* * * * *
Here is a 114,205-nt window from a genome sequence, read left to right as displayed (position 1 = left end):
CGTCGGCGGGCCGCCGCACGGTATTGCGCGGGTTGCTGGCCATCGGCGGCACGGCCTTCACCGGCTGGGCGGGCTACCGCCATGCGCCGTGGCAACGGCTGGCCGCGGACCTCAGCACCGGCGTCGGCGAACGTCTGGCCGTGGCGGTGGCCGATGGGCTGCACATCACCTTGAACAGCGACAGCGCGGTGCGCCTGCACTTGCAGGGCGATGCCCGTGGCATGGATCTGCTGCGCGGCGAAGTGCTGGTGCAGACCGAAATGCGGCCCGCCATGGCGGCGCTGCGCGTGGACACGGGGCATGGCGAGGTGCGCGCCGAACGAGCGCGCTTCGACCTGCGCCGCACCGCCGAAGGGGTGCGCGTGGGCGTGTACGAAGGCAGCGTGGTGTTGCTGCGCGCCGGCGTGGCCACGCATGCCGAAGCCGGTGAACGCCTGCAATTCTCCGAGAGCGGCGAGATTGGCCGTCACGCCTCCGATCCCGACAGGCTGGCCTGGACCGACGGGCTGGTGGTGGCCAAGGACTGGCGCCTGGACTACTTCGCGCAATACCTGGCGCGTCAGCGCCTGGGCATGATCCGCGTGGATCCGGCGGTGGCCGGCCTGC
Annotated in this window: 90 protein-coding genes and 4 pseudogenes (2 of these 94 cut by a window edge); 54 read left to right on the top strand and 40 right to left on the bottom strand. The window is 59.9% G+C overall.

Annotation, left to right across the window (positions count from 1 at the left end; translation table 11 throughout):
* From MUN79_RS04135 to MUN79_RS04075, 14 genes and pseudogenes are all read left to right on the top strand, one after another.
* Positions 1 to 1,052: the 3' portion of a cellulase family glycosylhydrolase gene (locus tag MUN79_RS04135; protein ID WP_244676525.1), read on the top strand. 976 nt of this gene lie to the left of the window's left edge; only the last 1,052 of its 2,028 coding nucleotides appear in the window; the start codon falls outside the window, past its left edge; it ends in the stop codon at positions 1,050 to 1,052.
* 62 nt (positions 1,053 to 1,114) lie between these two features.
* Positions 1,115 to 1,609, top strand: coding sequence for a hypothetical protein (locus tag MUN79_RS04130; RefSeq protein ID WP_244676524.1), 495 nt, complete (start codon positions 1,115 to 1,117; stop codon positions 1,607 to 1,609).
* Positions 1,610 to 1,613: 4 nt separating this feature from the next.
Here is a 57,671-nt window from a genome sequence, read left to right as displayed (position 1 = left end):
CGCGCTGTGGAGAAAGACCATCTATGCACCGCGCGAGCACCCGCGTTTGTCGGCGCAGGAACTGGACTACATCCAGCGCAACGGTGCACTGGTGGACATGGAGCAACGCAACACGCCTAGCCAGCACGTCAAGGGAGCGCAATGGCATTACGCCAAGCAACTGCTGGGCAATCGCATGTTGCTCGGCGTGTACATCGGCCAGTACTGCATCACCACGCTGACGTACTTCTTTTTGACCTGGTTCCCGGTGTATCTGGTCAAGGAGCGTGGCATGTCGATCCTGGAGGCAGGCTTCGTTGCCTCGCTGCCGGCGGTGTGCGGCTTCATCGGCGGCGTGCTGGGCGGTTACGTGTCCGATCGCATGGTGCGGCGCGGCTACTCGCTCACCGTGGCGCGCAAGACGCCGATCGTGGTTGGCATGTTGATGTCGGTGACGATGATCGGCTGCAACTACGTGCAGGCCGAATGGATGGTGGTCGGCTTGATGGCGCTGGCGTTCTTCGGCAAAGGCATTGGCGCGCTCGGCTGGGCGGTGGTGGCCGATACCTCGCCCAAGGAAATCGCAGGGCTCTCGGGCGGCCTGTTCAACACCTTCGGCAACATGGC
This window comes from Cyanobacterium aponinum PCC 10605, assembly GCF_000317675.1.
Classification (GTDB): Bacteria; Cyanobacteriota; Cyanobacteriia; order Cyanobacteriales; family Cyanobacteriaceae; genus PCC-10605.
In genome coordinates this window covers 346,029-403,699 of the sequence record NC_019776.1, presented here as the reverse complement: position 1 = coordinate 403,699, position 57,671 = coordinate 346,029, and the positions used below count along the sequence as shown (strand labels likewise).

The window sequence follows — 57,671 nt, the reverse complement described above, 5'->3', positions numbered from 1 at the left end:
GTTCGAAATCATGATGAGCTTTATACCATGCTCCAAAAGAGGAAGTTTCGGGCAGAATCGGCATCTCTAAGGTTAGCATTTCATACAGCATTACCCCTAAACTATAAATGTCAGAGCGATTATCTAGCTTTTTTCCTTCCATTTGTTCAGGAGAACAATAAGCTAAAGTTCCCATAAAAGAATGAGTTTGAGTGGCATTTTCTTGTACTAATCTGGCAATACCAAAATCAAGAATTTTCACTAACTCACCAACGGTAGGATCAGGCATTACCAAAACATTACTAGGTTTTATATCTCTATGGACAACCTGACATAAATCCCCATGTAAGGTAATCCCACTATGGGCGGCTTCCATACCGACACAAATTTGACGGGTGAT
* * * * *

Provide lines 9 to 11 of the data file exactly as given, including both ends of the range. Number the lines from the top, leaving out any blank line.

* Positions 1,610 to 1,613: 4 nt separating this feature from the next.
Here is a 57,671-nt window from a genome sequence, read left to right as displayed (position 1 = left end):
CGCGCTGTGGAGAAAGACCATCTATGCACCGCGCGAGCACCCGCGTTTGTCGGCGCAGGAACTGGACTACATCCAGCGCAACGGTGCACTGGTGGACATGGAGCAACGCAACACGCCTAGCCAGCACGTCAAGGGAGCGCAATGGCATTACGCCAAGCAACTGCTGGGCAATCGCATGTTGCTCGGCGTGTACATCGGCCAGTACTGCATCACCACGCTGACGTACTTCTTTTTGACCTGGTTCCCGGTGTATCTGGTCAAGGAGCGTGGCATGTCGATCCTGGAGGCAGGCTTCGTTGCCTCGCTGCCGGCGGTGTGCGGCTTCATCGGCGGCGTGCTGGGCGGTTACGTGTCCGATCGCATGGTGCGGCGCGGCTACTCGCTCACCGTGGCGCGCAAGACGCCGATCGTGGTTGGCATGTTGATGTCGGTGACGATGATCGGCTGCAACTACGTGCAGGCCGAATGGATGGTGGTCGGCTTGATGGCGCTGGCGTTCTTCGGCAAAGGCATTGGCGCGCTCGGCTGGGCGGTGGTGGCCGATACCTCGCCCAAGGAAATCGCAGGGCTCTCGGGCGGCCTGTTCAACACCTTCGGCAACATGGC